The other feature of interest in the Latin text of 1683 is the frequent use of Greek words in original script – at total of 37 words or phrases in 130 pages. On the first page he describes gout as ‘naturam δυσνοητον’ meaning ‘difficult to understand’. Most of the words are fairly straightforward like απεψια, αταξια, μιασματα, ανωμαλια. At one point he coyly says that flatus may be evacuated ‘sive ανω sive κατω’ (either upwards or downwards). Some words seem like new coinages, such as γαλατοποσια (a milk drinker) and ποδαγιωντων (of gout sufferers) but they appear in Liddell and Scott. The word ‘podagra’ is derived from the Greek for ‘foot trap’, and is of ancient usage in English. The OED notes that John of Trevisa used it in his De proprietaribus rerum of 1398.

Greek words and text interspersed with Latin in medical books was not new. The first textbook on anatomy published in England, David Edwards’ Introduction to Anatomy of 1532 (facsimile edition edited and translated by C.D. O’Malley and K.F. Russell, Stanford UP, 1961), uses them freely. Edwards was Reader in Greek at Corpus Christi College Oxford in 1521 in addition to studying medicine. Sydenham would have studied Greek as part of his undergraduate course in medicine and his friend John Locke taught Greek for a time. What was the reason for the insertion of Greek words in to Sydenham’s Latin text? None appear to clarify the argument. They seem rather in the nature of literary flourishes, particularly when he refers to Lucian’s play Τραγοποδαγρα (The Gout Tragedy). He may be merely using the professional argot of his medical contemporaries, who mostly had a similar educational background. Modern doctors seem to use baffling acronyms for a similar end.

Three questions remain to be answered. (1) To what extent did Sydenham work in the reference frame of the Hippocratic doctrine of humours? (2) To what extent did 17th century doctors’ knowledge of Greek contribute to medical nomenclature? (3) What was Sydenham’s relationship with Thomas Short to whom Tractacus de Podagra was dedicated? Short took over Richard Lower’s lucrative practice when the Lower fell from Court favour because of his Whig politics. I look forward to hearing from readers who might be able to help with these questions.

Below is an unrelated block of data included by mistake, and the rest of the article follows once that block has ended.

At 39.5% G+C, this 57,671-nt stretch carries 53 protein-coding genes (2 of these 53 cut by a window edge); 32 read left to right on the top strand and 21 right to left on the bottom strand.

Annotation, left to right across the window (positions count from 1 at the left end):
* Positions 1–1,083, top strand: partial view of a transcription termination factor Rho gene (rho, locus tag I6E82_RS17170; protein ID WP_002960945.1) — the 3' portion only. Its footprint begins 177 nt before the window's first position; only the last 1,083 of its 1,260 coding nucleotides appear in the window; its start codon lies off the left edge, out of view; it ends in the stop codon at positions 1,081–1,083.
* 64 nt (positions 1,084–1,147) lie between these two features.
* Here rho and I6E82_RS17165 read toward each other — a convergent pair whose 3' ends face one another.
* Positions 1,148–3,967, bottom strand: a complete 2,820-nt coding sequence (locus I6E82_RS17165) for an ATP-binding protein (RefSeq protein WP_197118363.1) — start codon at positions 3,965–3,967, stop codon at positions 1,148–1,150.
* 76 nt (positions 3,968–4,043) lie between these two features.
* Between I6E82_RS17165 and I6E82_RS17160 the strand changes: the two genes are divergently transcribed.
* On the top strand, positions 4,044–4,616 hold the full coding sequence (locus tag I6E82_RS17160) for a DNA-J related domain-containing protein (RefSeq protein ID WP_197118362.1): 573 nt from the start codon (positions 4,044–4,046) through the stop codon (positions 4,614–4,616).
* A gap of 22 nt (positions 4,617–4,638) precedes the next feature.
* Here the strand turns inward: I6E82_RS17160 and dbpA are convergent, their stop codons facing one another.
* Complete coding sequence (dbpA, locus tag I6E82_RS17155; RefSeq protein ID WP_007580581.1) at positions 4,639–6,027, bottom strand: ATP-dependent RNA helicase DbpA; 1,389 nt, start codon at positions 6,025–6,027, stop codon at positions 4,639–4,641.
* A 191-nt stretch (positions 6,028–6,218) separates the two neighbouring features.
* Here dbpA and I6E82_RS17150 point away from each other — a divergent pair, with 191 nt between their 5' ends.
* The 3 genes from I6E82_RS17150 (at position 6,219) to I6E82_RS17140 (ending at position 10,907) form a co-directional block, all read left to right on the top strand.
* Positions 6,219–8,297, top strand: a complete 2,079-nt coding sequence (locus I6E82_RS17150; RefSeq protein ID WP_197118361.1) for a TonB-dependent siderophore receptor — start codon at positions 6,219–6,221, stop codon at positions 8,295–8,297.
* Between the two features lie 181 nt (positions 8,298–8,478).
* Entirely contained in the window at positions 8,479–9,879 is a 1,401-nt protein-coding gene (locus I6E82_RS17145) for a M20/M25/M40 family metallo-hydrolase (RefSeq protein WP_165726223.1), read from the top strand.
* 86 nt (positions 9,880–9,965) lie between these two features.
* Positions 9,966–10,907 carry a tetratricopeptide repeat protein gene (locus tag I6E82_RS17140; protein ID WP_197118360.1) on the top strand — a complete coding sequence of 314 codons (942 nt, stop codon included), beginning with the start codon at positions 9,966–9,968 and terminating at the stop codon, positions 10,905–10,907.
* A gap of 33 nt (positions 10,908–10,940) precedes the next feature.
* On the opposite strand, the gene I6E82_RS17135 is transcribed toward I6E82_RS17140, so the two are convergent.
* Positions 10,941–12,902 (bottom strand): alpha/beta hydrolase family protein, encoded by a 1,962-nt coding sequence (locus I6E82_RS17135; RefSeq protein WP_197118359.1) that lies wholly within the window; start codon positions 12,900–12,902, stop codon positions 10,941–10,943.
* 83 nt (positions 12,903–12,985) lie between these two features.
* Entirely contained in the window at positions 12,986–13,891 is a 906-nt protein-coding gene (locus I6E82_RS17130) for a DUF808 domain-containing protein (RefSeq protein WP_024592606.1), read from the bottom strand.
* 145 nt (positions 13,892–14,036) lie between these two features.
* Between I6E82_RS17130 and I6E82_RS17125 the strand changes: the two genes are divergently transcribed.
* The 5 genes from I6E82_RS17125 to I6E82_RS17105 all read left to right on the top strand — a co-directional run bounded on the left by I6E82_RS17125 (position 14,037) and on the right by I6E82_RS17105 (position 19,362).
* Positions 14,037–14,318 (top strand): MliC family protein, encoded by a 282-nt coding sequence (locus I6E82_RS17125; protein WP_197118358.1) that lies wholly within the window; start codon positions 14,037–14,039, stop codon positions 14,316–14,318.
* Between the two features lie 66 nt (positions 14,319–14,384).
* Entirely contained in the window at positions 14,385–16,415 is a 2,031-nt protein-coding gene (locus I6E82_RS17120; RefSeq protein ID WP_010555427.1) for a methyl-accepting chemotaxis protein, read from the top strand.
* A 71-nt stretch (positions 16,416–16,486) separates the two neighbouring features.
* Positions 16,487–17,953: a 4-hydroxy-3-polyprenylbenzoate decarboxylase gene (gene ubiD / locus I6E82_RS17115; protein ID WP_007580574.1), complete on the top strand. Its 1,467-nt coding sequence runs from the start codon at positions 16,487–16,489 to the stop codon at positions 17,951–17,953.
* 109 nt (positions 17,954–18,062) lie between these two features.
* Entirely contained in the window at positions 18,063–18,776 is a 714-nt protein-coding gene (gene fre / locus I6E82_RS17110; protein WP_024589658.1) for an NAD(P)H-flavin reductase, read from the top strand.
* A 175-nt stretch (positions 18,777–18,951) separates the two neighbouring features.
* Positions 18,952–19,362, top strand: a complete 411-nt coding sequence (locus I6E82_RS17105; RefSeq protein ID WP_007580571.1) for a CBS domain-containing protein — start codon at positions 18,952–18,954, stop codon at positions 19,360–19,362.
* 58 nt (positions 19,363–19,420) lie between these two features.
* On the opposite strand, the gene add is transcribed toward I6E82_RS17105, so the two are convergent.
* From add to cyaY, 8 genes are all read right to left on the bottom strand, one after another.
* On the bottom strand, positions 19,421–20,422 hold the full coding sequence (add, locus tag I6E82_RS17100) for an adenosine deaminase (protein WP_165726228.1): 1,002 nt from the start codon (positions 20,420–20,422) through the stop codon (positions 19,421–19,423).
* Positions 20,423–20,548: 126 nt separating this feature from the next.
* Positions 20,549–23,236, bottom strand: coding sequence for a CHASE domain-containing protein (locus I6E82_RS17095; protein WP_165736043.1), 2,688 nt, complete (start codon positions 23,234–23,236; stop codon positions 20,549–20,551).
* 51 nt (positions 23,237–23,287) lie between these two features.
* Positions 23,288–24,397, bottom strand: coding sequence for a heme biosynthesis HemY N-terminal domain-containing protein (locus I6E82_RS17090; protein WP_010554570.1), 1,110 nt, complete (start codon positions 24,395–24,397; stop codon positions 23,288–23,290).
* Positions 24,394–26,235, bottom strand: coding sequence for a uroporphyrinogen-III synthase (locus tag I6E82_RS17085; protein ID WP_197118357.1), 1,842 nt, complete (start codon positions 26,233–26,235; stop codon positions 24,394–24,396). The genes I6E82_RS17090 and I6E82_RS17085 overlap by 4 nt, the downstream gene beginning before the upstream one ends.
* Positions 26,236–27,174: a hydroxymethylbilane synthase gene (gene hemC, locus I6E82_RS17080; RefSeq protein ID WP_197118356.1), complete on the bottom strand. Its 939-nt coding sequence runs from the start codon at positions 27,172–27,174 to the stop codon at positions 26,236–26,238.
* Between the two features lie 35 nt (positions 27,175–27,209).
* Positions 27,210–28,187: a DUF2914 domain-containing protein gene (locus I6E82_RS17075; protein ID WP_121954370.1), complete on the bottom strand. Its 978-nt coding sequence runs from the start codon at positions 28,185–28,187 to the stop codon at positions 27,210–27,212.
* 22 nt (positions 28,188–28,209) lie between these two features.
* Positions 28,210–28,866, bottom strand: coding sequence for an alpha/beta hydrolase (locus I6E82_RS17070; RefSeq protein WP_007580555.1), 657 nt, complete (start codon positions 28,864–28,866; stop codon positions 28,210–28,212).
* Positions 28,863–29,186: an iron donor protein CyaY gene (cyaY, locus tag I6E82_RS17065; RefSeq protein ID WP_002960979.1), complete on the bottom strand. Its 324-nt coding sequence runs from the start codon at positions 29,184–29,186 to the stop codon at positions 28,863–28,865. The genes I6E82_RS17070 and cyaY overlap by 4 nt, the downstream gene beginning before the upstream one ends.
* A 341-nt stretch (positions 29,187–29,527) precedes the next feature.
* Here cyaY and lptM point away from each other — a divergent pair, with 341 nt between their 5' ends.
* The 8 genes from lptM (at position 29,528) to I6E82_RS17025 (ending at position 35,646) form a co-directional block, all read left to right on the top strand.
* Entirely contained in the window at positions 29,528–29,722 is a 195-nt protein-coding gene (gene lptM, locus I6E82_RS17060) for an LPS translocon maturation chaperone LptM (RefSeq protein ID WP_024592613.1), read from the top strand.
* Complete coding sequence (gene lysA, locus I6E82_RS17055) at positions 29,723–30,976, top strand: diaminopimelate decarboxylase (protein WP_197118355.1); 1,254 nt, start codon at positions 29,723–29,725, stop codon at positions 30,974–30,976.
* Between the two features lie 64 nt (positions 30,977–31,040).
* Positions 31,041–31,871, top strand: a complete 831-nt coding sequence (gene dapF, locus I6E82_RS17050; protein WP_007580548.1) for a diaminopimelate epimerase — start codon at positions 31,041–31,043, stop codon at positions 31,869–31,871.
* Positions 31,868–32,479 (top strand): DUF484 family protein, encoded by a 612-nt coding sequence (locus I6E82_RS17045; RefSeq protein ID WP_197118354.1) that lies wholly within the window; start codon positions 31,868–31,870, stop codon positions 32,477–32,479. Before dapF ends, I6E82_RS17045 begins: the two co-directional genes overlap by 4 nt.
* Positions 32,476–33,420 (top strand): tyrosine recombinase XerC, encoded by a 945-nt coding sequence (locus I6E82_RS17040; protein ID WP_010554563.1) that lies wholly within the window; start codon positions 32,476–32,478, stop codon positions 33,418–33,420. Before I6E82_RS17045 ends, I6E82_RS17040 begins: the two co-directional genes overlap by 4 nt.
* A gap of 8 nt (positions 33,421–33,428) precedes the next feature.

The Case of Thomas Emes

Sunday, May 6th, 2012 | Peter Anstey | No Comments

Plenty of obscure books were published in the early modern period and for anyone who is prepared to spend a few hours scouring a database as powerful as Eighteenth Century Collections Online (or its 17th-century equivalent EEBO) it is not uncommon to turn up a work about which little is known.

Now, as a student of the philosophy of John Locke (1632–1704), I am interested in the impact of Locke’s thought on subsequent generations. One of Locke’s most notorious and widely discussed remarks in the Essay concerning Human Understanding (1690, 1st edn) concerns the possibility that God might supperadd to ‘Matter fitly disposed’ the power of thought (Essay IV. iii. 6). Earlier in the year, I stumbled upon a book (unhelpfully) listed in ECCO as Vindici? Mentis attributed to Thomas Emes and published in 1702. I found it by searching for occurrences of the term ‘fitly disposed’. The correct title is Vindiciae Mentis